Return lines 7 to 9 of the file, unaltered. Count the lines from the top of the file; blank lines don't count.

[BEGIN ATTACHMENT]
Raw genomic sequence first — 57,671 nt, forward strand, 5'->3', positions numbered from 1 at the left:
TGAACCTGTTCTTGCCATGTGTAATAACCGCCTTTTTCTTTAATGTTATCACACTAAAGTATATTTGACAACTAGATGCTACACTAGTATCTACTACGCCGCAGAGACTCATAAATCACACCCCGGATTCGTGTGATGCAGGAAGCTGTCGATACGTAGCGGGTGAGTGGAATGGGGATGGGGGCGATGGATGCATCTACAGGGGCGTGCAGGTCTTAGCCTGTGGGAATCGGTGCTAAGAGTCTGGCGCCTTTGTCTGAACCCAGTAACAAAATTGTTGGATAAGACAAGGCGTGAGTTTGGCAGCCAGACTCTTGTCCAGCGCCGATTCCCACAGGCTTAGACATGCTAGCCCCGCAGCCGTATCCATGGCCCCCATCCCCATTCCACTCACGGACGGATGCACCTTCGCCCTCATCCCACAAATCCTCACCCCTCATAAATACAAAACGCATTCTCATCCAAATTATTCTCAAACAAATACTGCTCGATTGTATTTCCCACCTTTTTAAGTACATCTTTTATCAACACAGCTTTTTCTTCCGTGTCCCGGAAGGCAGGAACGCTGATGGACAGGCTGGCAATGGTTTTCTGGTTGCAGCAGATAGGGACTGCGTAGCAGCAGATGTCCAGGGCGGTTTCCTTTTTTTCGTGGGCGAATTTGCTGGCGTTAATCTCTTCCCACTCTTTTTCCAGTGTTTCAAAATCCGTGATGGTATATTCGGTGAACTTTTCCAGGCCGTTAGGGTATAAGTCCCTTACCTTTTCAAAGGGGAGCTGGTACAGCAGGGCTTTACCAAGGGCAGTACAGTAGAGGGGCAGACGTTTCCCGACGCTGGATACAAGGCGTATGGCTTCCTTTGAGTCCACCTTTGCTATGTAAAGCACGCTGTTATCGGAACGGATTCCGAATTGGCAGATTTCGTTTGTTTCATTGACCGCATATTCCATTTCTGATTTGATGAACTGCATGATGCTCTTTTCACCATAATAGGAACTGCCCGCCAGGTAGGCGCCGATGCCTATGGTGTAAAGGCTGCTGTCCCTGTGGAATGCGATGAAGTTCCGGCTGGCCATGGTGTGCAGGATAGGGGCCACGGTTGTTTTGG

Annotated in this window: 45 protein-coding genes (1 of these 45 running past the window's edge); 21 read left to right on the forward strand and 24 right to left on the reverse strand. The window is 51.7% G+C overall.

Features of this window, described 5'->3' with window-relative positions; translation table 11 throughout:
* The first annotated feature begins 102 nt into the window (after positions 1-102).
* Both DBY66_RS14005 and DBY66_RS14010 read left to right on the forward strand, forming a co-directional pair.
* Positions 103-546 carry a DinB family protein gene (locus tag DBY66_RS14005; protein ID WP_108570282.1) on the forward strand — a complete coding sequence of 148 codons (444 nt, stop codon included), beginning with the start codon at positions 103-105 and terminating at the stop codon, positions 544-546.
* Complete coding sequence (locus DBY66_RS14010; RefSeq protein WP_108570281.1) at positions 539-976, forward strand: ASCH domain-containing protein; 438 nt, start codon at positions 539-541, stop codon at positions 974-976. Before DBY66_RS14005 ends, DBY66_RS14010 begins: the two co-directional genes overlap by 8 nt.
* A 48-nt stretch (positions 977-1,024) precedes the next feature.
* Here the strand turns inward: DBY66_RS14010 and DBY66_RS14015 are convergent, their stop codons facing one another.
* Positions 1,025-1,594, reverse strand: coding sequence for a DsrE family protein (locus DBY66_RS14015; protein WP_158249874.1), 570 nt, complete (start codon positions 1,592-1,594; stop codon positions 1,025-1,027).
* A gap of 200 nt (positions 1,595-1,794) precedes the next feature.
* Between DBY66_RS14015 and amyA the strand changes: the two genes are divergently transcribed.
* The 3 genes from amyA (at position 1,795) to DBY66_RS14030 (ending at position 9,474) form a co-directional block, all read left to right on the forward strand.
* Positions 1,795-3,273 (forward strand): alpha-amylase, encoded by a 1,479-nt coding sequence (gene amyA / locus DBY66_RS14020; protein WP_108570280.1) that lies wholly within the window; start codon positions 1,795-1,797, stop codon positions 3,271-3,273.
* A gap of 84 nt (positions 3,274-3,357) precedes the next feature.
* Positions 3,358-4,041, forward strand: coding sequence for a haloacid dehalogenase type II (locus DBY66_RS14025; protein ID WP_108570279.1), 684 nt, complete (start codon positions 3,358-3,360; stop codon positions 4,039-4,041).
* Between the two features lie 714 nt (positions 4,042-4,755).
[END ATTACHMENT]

* Positions 103-546 carry a DinB family protein gene (locus tag DBY66_RS14005; protein ID WP_108570282.1) on the forward strand — a complete coding sequence of 148 codons (444 nt, stop codon included), beginning with the start codon at positions 103-105 and terminating at the stop codon, positions 544-546.
* Complete coding sequence (locus DBY66_RS14010; RefSeq protein WP_108570281.1) at positions 539-976, forward strand: ASCH domain-containing protein; 438 nt, start codon at positions 539-541, stop codon at positions 974-976. Before DBY66_RS14005 ends, DBY66_RS14010 begins: the two co-directional genes overlap by 8 nt.
* A 48-nt stretch (positions 977-1,024) precedes the next feature.